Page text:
(1) position coordinates; since the accuracy is in the range of meters, it is more than sufficient for the north-seeking process;
(2) direction information; accuracy is about 0.5° and is thus sufficient for a rough orientation of the north-seeking gyro.
(3) direction information; an accuracy of 0.05° to 0.1° is sufficient for initial and intermediate orientation (updating) of the FOA; prerequisite is a directional association of the installed positions of the FOA and the north-seeking system.
Other exchangeable data are defined in the patent claims.
The invention realizes a number of advantages, namely:
no manual position coordinate input needed in the north-seeking system;
shorter north-seeking time by transferral of rough directional information angles;
plausibility tests are possible by comparing headings;
initial orientation of the FOA; thus faster operational readiness;
elimination of the orientation path for initial orientation of the FOA;
updating of the FOA by north-seeking when the vehicle is stopped (improvement of direction and position accuracy); thus less dependence on surveyed navigation points for correction;
avoidance of errors in the (manual) input of data;
possibility of connecting further devices to the data linkage.
One embodiment of the invention is shown in principle in FIG. 1 of the drawing. FIG. 2 shows a detailed embodiment and FIG. 3, shows in principle, the measurement of angles and data transfer if a gyro is accommodated in the vehicle turret.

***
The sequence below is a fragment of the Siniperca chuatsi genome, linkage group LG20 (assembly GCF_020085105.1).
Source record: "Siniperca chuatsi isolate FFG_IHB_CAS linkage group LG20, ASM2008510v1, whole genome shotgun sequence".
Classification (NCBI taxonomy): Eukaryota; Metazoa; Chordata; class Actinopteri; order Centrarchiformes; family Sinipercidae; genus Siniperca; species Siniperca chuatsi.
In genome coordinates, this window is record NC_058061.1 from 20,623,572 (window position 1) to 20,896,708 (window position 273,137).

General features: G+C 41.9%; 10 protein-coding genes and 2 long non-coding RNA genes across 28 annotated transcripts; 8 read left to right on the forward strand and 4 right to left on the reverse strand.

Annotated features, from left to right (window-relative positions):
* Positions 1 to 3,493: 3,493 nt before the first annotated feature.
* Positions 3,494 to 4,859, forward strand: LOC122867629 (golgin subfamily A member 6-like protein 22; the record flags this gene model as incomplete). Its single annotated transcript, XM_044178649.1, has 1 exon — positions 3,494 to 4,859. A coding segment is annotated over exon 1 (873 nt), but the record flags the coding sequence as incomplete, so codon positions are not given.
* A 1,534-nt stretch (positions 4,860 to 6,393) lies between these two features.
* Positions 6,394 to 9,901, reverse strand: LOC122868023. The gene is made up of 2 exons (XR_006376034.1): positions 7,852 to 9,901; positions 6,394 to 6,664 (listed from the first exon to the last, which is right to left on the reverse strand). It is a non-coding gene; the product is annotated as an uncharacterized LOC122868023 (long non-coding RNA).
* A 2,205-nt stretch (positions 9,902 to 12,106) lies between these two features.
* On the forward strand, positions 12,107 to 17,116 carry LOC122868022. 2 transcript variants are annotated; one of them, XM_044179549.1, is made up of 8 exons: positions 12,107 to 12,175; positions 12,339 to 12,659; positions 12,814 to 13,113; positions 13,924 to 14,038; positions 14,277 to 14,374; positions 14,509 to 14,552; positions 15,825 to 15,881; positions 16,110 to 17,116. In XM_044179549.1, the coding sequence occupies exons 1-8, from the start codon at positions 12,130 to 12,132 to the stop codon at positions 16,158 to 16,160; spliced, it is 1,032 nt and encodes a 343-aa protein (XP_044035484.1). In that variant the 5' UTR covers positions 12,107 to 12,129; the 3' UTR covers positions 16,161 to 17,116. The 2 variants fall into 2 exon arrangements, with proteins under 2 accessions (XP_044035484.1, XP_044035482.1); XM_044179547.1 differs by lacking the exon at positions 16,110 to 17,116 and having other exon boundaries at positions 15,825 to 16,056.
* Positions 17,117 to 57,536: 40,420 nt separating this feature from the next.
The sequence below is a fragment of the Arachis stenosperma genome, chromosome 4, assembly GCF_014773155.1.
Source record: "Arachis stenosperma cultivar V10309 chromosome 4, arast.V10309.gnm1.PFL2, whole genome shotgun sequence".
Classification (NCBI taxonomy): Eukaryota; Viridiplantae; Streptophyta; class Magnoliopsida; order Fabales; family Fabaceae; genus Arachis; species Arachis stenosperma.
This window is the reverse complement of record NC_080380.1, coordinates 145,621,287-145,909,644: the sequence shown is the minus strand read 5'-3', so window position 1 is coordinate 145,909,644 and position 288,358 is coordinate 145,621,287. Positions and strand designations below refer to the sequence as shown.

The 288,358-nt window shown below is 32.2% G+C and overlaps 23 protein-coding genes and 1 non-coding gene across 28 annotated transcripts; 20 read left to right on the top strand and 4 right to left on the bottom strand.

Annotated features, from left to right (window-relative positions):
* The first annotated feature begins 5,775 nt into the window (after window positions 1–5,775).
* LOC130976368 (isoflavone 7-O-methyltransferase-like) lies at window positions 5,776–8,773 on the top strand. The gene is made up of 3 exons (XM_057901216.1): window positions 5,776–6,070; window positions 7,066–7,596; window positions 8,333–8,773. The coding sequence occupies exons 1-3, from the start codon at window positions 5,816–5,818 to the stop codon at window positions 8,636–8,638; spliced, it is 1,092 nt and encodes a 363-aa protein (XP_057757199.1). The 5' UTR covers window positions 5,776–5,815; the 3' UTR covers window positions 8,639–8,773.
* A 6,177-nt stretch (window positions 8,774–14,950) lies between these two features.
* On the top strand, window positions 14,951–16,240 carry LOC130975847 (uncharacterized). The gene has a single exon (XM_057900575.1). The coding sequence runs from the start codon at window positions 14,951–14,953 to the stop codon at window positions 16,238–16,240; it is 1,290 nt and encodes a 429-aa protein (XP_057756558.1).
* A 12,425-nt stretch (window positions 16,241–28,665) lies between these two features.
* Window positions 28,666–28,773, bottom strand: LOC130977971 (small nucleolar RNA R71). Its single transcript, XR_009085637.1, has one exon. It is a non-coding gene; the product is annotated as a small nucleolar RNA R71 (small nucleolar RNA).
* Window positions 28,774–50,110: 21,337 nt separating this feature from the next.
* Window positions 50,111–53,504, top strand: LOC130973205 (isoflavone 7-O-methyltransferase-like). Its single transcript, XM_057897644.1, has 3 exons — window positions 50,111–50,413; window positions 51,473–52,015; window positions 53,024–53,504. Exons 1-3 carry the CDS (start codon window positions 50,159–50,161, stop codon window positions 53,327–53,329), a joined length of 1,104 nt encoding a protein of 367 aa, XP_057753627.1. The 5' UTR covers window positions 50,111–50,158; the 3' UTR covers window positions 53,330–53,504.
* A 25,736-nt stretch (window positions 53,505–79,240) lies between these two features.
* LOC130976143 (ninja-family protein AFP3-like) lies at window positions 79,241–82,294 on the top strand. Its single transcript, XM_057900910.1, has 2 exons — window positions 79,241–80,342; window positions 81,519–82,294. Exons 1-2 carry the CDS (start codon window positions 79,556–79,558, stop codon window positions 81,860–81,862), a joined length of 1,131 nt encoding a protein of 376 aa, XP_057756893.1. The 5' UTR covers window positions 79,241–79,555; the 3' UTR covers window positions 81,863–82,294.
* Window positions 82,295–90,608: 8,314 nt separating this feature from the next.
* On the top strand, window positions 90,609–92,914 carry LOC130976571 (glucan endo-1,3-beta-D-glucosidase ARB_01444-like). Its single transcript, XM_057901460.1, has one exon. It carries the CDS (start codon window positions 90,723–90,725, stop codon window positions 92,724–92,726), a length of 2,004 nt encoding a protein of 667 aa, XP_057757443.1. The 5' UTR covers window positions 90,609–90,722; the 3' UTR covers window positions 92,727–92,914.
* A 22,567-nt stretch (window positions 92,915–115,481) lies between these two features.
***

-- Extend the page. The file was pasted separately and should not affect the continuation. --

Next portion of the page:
A vehicle orientation system 100 according to FIG. 1 is composed of a distance transmitter 101, a course reference, e.g. a course gyro 102, and a navigation computer 103 as well as an operating and display device, e.g. a plotter 104. Distance transmitter 101 and course gyro 102 furnish their signals to computer 103 which calculates position signals therefrom and displays these on plotter 104.
If a position clearly noticeable on the chart, e.g. a bridge, is traversed and the system indicates a different position in plotter KG, the position is corrected by adjusting the display. The adjustment is reported back to computer 103 which then calculates correction values for the distance transmitter 101 and course gyro 102 signals and in the future corrects these values accordingly.
The north-seeking system 105 also carried along in the vehicle is composed of a north-seeking gyro 106, a computer 107 and an operating and display device 108. These components may also be combined in one device if required.
To orient, for example, a radar device at a preselected location, a north-seeking process is initiated by way of operating device 108 to accurately determine the north direction. This process is facilitated by an advance orientation of the north-seeking gyro 106 to the approximate north with the aid of rough north signals transmitted over the bidirectional linkage 109. The alignment of gyros 106 and 102 relative to one another must be known, however. The geographic latitude can also be furnished by computer 103. It is required for the north-seeking process. Thus, it is possible to correct not only the course error which occurred in the vehicle orientation system 100, for example, due to gyro drift. It is also possible to reduce the position error insofar as it is correlated with the course error. Conversely, the north value of the north-seeking gyro 106 which, after the north-seeking process, is highly accurate can be transmitted to the vehicle orientation system 100 to increase its accuracy.